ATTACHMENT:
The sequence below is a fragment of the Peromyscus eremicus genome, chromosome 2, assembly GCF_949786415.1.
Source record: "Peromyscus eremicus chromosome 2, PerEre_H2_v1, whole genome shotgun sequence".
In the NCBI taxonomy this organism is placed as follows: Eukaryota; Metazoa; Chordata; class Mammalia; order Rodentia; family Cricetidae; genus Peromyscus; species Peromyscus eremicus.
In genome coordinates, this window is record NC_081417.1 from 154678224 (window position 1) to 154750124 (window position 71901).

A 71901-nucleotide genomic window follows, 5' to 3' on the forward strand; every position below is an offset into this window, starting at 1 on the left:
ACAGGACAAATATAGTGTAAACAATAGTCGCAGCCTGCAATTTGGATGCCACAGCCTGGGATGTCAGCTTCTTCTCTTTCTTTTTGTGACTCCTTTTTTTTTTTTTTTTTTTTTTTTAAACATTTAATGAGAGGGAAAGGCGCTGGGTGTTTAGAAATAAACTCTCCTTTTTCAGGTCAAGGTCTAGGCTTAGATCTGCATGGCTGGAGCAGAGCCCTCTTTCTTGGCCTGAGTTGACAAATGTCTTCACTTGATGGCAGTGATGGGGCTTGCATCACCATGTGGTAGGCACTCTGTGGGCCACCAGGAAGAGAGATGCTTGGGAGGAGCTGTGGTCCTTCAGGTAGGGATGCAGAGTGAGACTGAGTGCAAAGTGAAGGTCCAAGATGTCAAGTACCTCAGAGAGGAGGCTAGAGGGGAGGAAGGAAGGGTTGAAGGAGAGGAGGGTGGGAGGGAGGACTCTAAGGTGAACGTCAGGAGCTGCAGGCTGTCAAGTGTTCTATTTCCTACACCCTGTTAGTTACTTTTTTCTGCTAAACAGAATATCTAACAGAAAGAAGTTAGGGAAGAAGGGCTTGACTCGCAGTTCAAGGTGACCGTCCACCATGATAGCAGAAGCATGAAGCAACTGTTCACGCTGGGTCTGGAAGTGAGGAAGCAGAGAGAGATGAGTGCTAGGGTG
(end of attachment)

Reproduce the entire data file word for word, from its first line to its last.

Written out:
The sequence below is a fragment of the Peromyscus eremicus genome, chromosome 2, assembly GCF_949786415.1.
Source record: "Peromyscus eremicus chromosome 2, PerEre_H2_v1, whole genome shotgun sequence".
In the NCBI taxonomy this organism is placed as follows: Eukaryota; Metazoa; Chordata; class Mammalia; order Rodentia; family Cricetidae; genus Peromyscus; species Peromyscus eremicus.
In genome coordinates, this window is record NC_081417.1 from 154678224 (window position 1) to 154750124 (window position 71901).

A 71901-nucleotide genomic window follows, 5' to 3' on the forward strand; every position below is an offset into this window, starting at 1 on the left:
ACAGGACAAATATAGTGTAAACAATAGTCGCAGCCTGCAATTTGGATGCCACAGCCTGGGATGTCAGCTTCTTCTCTTTCTTTTTGTGACTCCTTTTTTTTTTTTTTTTTTTTTTTTAAACATTTAATGAGAGGGAAAGGCGCTGGGTGTTTAGAAATAAACTCTCCTTTTTCAGGTCAAGGTCTAGGCTTAGATCTGCATGGCTGGAGCAGAGCCCTCTTTCTTGGCCTGAGTTGACAAATGTCTTCACTTGATGGCAGTGATGGGGCTTGCATCACCATGTGGTAGGCACTCTGTGGGCCACCAGGAAGAGAGATGCTTGGGAGGAGCTGTGGTCCTTCAGGTAGGGATGCAGAGTGAGACTGAGTGCAAAGTGAAGGTCCAAGATGTCAAGTACCTCAGAGAGGAGGCTAGAGGGGAGGAAGGAAGGGTTGAAGGAGAGGAGGGTGGGAGGGAGGACTCTAAGGTGAACGTCAGGAGCTGCAGGCTGTCAAGTGTTCTATTTCCTACACCCTGTTAGTTACTTTTTTCTGCTAAACAGAATATCTAACAGAAAGAAGTTAGGGAAGAAGGGCTTGACTCGCAGTTCAAGGTGACCGTCCACCATGATAGCAGAAGCATGAAGCAACTGTTCACGCTGGGTCTGGAAGTGAGGAAGCAGAGAGAGATGAGTGCTAGGGTG